4 Things You Didn’t Know About The Blue Ash

As many ash trees become victims of the emerald ash borer, this particular species may have a better chance of survival.

by Rachael Dupree

Rising high above a grazing pasture of Elmwood Stock Farm, an organic farm in Kentucky, stands a majestic blue ash. Its trunk and limbs are prominent against the open landscape, conjuring up images of the African savanna, and according to Rob Paratley, curator of the University of Kentucky Herbarium, its story might not be all that different from those distant trees. Although experts debate what the farm’s landscape might have been like prior to its settlement in the 1800s, some guess that this particular tree may have seen more roaming buffalo than human activity in the early years of its development, perhaps contributing to its grandiose stature.

The blue ash (Fraxinus quadrangulata) is an iconic tree of the region, preferring the alkaline soil typical of the area’s limestone outcroppings. Along with other ash trees, it’s a member of the olive family, meaning it’s related to other well-known plants, including forsythia and lilacs. To the naked eye, this species is fairly difficult to distinguish from its ash tree cousins, though it has some rather unique differences.

EAB Resistant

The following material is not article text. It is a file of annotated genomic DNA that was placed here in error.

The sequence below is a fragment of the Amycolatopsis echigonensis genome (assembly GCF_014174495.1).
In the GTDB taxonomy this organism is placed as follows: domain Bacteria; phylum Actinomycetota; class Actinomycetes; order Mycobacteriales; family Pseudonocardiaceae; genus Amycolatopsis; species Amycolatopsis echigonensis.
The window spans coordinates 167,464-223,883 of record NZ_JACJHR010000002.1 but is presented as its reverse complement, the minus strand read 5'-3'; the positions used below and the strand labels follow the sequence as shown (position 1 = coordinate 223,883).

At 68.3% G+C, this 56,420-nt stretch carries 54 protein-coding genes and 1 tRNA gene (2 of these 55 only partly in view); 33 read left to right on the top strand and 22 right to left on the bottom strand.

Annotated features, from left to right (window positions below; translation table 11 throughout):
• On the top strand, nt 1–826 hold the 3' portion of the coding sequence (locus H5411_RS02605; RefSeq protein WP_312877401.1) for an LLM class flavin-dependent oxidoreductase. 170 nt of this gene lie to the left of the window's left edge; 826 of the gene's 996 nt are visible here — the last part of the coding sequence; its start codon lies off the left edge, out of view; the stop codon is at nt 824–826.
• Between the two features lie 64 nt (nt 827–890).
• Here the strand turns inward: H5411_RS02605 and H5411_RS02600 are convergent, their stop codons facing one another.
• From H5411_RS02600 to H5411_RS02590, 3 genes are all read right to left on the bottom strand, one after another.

Although it’s still susceptible to the emerald ash borer—which is terrorizing ash trees from New York to Georgia and creeping west—blue ash tends to have less of a problem with it. The lilac borer, on the other hand, seems to be its major enemy.

The Bark

The bark of the blue ash is typically a lighter color and is more plated, as opposed to the white ash, which has more fissures.

Square Twigs

One of the easiest ways to identify a blue ash is by holding a twig in your hand. It will have a more square shape to it than the typical rounded twigs of other trees.

It’s Blue … Kind Of

The blue ash received its name thanks to the blue dye it left on the hands of its first handlers. Underneath the tree’s inner bark is a gelatinous substance that turns blue when exposed to air. It was used by the early pioneers as a dye, predominantly for textiles.

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